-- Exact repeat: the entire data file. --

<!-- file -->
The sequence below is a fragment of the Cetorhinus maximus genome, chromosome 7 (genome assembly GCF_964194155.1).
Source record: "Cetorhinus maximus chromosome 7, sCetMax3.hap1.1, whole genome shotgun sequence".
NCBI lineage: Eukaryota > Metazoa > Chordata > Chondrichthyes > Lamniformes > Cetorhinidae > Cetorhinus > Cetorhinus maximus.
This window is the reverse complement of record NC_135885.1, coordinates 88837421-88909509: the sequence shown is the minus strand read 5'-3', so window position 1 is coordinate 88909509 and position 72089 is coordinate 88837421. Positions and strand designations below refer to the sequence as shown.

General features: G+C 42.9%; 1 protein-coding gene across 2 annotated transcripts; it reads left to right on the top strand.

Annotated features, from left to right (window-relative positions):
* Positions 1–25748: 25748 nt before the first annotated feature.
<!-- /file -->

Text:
The sequence below is a fragment of the Cetorhinus maximus genome, chromosome 7 (genome assembly GCF_964194155.1).
Source record: "Cetorhinus maximus chromosome 7, sCetMax3.hap1.1, whole genome shotgun sequence".
NCBI lineage: Eukaryota > Metazoa > Chordata > Chondrichthyes > Lamniformes > Cetorhinidae > Cetorhinus > Cetorhinus maximus.
This window is the reverse complement of record NC_135885.1, coordinates 88837421-88909509: the sequence shown is the minus strand read 5'-3', so window position 1 is coordinate 88909509 and position 72089 is coordinate 88837421. Positions and strand designations below refer to the sequence as shown.

General features: G+C 42.9%; 1 protein-coding gene across 2 annotated transcripts; it reads left to right on the top strand.

Annotated features, from left to right (window-relative positions):
* Positions 1–25748: 25748 nt before the first annotated feature.